Shell given go-ahead to drill off Alaska
The keys to vast reserves of oil off the coast of Alaska may have been handed to Shell this week after President Barack Obama's administration granted it provisional permission to drill exploration wells in the Beaufort Sea's frigid waters despite fierce opposition from environmentalists.
"This is a disaster waiting to happen," said Holly Harris, a lawyer for Earthjustice, one of several groups decrying the approval by the Bureau of Ocean Energy Management, Regulation and Enforcement of Shell's drilling plans for the region off the northern edge of Alaska. "Today's decision is nothing more than the administration's decision to roll the dice with the Arctic."
Shell's plans to drill in the Atlantic Arctic were well advanced when the BP disaster struck in the Gulf of Mexico last year and all ocean-drilling projects in US waters were effectively put on hold. The energy giant must still secure a bevy of sub-permits to be able to meet its goal of starting drilling next summer.
This "is welcome news", Shell spokeswoman Kelly op de Weegh said. "We look forward to continued progress as we pursue the permits necessary to drill." Pete Slaiby, a Shell vice-president in Alaska, added: "We feel very good about it. It's one of the road marks we wanted to see. It makes us very happy."
Shell, the Anglo-Dutch energy giant, is the canary in the mine when it comes to the Beaufort Sea and the adjacent Chukchi Sea, where it also wants to drill. If it can successfully tap a reserve that geologists believe would be the second-largest in the US after the Gulf of Mexico, other companies, such as Exxon and ConocoPhillips, would quickly move in and a new oil rush would be under way.
While the wells it proposes in Alaska will be in waters far shallower than those beneath BP's doomed Deepwater Horizon rig in the Gulf of Mexico, there are other factors that make exploration in the Beaufort Sea perilous, not least high winds and marauding icebergs. Like the Gulf, the waters are rich with biodiversity. And a spill would be much harder to tackle because of the cold water temperatures. It was partly the warmth of the Gulf waters that helped to disperse the BP spill more quickly than expected.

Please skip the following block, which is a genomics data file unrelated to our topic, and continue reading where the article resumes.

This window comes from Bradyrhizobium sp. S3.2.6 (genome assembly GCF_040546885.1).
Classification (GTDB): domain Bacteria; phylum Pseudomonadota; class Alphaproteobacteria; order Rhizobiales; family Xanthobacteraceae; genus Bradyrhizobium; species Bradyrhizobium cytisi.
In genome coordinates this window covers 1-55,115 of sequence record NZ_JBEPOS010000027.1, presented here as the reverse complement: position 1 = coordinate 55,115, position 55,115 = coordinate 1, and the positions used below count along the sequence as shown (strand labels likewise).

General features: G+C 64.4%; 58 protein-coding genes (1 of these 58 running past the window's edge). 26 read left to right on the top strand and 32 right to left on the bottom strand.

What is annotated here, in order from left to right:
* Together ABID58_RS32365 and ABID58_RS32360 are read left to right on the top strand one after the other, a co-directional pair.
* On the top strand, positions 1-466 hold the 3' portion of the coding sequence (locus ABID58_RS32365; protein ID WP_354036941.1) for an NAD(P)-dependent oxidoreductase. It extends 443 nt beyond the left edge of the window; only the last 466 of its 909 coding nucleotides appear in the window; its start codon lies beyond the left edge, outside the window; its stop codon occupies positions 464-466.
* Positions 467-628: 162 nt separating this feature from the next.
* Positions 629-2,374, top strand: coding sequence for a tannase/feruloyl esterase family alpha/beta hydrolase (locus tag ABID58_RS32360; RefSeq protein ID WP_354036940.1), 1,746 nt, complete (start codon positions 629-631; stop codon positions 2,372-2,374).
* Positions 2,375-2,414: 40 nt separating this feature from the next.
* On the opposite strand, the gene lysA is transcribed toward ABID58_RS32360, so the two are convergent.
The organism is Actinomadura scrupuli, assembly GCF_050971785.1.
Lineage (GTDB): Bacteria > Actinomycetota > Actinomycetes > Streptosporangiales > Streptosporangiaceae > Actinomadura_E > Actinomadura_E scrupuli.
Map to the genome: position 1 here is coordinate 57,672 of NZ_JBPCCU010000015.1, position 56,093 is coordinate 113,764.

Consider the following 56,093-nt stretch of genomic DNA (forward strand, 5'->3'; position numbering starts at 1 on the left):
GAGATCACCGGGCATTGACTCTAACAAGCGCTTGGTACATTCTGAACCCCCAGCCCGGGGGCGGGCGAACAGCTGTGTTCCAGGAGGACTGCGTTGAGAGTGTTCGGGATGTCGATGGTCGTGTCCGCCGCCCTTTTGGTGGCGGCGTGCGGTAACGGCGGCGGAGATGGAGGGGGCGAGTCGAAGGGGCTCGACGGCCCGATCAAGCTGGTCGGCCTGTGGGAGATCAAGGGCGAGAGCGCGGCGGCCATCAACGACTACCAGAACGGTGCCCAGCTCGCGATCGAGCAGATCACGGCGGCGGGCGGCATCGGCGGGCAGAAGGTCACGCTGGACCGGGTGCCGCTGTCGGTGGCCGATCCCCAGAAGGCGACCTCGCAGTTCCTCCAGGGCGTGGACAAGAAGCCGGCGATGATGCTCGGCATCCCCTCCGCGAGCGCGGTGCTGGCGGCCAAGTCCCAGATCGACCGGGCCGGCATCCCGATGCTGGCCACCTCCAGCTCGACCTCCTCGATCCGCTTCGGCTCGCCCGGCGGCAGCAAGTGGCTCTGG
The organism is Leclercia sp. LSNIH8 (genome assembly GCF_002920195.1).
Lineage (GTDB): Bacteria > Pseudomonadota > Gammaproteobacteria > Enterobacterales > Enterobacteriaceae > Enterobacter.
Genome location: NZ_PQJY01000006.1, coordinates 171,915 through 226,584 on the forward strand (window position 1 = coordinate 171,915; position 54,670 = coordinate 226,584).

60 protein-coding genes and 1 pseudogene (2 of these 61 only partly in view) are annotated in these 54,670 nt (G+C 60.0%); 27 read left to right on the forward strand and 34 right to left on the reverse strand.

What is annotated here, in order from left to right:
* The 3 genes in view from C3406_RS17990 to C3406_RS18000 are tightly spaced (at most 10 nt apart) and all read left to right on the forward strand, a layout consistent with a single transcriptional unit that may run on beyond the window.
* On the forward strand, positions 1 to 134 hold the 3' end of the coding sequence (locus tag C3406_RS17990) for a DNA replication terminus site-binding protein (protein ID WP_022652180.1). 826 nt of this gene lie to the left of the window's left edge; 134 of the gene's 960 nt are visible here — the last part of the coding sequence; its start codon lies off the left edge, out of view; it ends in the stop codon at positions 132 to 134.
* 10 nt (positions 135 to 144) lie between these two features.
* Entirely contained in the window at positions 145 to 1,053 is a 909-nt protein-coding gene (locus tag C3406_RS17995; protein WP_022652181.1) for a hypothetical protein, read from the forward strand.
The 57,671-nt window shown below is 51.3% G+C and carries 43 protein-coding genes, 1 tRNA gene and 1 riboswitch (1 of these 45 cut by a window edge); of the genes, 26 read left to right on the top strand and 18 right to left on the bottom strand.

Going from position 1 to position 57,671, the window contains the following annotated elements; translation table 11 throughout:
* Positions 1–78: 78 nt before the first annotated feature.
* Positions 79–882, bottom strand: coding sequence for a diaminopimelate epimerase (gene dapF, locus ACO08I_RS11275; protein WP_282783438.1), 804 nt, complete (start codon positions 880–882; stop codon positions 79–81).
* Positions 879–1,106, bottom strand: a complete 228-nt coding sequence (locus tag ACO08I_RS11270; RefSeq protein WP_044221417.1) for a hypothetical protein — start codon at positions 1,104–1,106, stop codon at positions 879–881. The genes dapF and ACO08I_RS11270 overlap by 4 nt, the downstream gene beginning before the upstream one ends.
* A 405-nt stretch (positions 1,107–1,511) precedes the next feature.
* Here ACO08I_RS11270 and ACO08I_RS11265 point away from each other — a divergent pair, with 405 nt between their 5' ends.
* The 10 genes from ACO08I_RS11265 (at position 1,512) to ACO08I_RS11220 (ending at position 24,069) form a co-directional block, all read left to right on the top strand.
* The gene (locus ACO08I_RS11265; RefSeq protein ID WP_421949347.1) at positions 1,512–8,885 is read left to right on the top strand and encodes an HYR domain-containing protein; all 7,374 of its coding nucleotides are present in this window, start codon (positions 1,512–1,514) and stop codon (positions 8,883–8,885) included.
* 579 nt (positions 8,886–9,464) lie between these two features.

But Rebecca Noblin, the Alaska director for the Centre for Biological Diversity, said the approval for Shell was proof that the "promises of reform after the Deepwater Horizon [accident] amount to nothing. This administration is as willing as ever to rubber-stamp dangerous drilling plans in the Arctic Ocean." She noted that the nearest Coast Guard station was more than 1,000 miles from where Shell planned to drill.
- 1 Bill Clinton portrait features Monica Lewinsky reference, artist admits
- 2 Delhi bus rapist blames dead victim for attack because 'girls are responsible for rape'
- 3 PornHub turns masturbation into energy in bid to save the planet
- 4 Have sex with your iPad thanks to the new sex toy no-one asked for
- 5 Average penis size revealed: Scientists attempt to find what is 'normal' to reassure concerned men
Bill Clinton portrait features Monica Lewinsky reference, artist admits
Delhi bus rapist blames dead victim for attack because 'girls are responsible for rape'
The 'sex selfie stick' lets you FaceTime the inside of a vagina
Kanye West gives guest lecture at Oxford University: 'If I, Kanye West, can remove my ego, I think there's hope for everyone'
'This is what Islam tells us to do': A rare glimpse inside a Saudi Arabian prison – where Isis terrorists are showered with perks and privileges
New theory could prove how life began and disprove God
'Jihadi John': CAGE representative storms off Sky News accusing Kay Burley of Islamophobia
This is what it's like to be dead, according to a guy who died for a bit
Ukip would cut billions from Scottish budget to fund English tax cuts
Nearly 100,000 of Britain's poorest children go hungry after parents' benefits are cut
End of the licence fee: BBC to back radical overhaul of how it is funded
£16000 - £20000 per annum: Recruitment Genius: This precious metal refining co...
£20000 - £29000 per annum: Recruitment Genius: A Senior Conveyancing Fee Earne...
£40000 - £70000 per annum: Recruitment Genius: This is an exciting opportunity...
£18000 - £25000 per annum: Recruitment Genius: An exciting opportunity has ari...